But what I often see are humans who are walking their dogs because they think if they don't they are a bad dog owner, or the dog won't be fulfilled, or the dog's behavior issues will be worse or, or, or ... The guilt of not walking their dog forces them to do it. I see a lot of dog owners who would quite honestly rather not walk their dog. So if that's you, then this is directed at you. You don't have to do it. 

If you find solace in it or feel like it's something you really have to do, by all means do it! Also, I'm not stating you shouldn't walk your dog. I'm only stating that I don't personally walk mine and if you wish you could just not walk yours, I say –– then don't!

Guess what? You don't have to walk your dog. You can stop walking your dog if it’s stressing you out and/or if it’s stressing your dog out. Stop if it’s not helping the issues you thought it would help. Stop if you dread it. Just stop if you just don’t feel like doing it that day, or every day. Just don’t. And don't feel guilty about it. It's going to be alright! You can make up for it in so many other ways. I promise!

WHAT YOU CAN DO INSTEAD OF DAILY WALKS

1. Train your dog
 in your home or in a group class outside of your home. Maintain the training. Do it regularly, not just one class here or there. A trained dog is a good dog, even better than a tired dog ... because a trained dog is a tired dog!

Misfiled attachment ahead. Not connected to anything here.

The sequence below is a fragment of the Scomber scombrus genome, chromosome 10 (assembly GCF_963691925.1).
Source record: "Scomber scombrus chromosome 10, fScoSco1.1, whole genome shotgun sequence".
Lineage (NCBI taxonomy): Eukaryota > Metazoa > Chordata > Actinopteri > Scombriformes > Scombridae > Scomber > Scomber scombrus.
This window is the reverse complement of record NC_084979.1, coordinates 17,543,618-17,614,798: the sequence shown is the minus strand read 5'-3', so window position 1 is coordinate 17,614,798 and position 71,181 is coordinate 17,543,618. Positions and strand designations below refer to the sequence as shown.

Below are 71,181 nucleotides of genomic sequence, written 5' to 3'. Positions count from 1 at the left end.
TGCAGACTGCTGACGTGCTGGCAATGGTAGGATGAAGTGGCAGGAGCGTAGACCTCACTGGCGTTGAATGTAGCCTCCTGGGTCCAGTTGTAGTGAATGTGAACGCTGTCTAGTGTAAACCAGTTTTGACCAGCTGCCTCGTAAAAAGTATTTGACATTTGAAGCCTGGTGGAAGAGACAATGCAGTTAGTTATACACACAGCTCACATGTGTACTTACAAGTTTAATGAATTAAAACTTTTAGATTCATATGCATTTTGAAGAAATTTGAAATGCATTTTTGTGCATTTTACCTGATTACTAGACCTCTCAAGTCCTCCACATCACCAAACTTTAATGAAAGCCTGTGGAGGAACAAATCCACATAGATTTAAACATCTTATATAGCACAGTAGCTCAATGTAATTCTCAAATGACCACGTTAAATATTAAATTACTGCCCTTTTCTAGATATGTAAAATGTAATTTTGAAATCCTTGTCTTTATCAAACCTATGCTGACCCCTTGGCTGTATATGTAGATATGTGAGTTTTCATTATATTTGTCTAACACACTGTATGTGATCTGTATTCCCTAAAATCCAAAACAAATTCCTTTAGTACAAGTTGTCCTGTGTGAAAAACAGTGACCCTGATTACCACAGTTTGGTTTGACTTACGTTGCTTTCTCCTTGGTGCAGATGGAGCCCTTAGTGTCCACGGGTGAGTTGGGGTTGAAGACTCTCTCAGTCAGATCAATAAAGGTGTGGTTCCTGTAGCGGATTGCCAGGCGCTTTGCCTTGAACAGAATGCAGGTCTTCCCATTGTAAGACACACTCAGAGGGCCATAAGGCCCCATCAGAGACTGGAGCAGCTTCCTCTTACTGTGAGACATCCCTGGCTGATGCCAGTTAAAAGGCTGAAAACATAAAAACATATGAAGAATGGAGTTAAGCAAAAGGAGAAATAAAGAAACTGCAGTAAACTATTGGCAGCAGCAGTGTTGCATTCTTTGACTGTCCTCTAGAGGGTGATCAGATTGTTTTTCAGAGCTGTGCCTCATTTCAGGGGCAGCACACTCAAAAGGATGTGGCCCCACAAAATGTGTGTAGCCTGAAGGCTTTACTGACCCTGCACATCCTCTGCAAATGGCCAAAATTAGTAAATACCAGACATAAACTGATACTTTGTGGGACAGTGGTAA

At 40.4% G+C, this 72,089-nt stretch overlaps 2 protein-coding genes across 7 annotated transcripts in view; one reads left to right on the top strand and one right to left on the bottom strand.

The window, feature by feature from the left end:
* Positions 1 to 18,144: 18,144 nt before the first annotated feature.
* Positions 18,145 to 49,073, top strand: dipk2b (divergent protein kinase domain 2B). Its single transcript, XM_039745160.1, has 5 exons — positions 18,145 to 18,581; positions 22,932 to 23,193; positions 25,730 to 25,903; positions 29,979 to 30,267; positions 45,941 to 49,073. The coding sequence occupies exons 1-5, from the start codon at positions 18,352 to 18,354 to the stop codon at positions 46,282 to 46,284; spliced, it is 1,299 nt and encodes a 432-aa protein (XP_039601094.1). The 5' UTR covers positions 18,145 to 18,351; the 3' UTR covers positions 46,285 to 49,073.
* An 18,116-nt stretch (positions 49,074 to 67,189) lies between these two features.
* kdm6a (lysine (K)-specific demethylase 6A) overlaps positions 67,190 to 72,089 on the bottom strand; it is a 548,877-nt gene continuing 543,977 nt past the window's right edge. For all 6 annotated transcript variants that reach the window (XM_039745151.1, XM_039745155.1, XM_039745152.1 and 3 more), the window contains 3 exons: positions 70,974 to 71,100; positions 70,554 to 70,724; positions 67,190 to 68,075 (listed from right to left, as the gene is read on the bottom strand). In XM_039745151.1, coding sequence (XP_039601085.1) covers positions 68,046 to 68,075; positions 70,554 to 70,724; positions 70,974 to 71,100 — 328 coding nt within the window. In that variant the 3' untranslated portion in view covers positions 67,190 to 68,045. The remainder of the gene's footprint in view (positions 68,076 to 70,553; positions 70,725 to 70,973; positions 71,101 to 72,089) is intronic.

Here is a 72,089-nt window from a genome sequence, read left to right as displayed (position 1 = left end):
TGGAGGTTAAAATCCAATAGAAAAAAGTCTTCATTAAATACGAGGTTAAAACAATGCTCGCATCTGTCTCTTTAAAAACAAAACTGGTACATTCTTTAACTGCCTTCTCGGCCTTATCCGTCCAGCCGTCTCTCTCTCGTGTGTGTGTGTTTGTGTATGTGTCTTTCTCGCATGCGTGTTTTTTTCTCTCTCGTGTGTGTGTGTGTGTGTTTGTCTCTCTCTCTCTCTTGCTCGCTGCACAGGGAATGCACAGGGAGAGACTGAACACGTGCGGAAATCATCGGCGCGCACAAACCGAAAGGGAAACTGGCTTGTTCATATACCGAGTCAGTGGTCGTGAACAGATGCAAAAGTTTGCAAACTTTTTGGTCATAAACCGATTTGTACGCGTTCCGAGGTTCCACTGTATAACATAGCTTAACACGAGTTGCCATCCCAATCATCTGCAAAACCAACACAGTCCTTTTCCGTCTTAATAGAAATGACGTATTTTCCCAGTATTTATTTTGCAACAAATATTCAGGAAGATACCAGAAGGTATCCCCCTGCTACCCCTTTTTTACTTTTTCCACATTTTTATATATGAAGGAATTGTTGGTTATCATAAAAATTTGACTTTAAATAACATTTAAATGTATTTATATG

2. Take your dog camping or hiking 
as you see fit (if it suits you or your schedule). I know that hiking is exercise but it's not a daily walk in your 'hood. This is actually a great form of enrichment for dogs that would be suited for this.

3. Play with your dog.
 Tug? Ball? Fetch? Play with your dog is great, even better if you incorporate some impulse control exercises (drop, go get it, sit, etc.) in with the play.

4. Provide mental enrichment & stimulation
 (see my blog post on this) This is your golden goose right here, and there are soooo many ways you can enrich your dog. My blog post explains many different ways to do this.

5. Work on relaxation exercises.
 Teach your dog to chill. (Great read on this here.) Many dogs that are amped up or energetic need more downtime not more exercise. I actually go into great detail in another blog post I wrote on this. You can read it here.

6. Let your dog sleep. Most dogs don't get enough sleep, just like humans! Did you know that dogs should sleep 16-18 hours a day?! Interesting read on sleep in dogs here.

So, see. You're not a bad owner if you don't walk your dog regularly. There are tons of ways to meet your dog's needs. But, again, if you do enjoy walking daily or weekly with your dog by all means do that. Just note that adding in some of the above things to your dog's exercise routine will have increasingly great outcomes for your dog's mental and behavioral health!





Copyright© 2019. All rights reserved. 
–––––––––––––––––––––
Stacy Greer, CPDT-KA
Sunshine Dog Training & Behavior
servicing Dallas/Ft Worth, Texas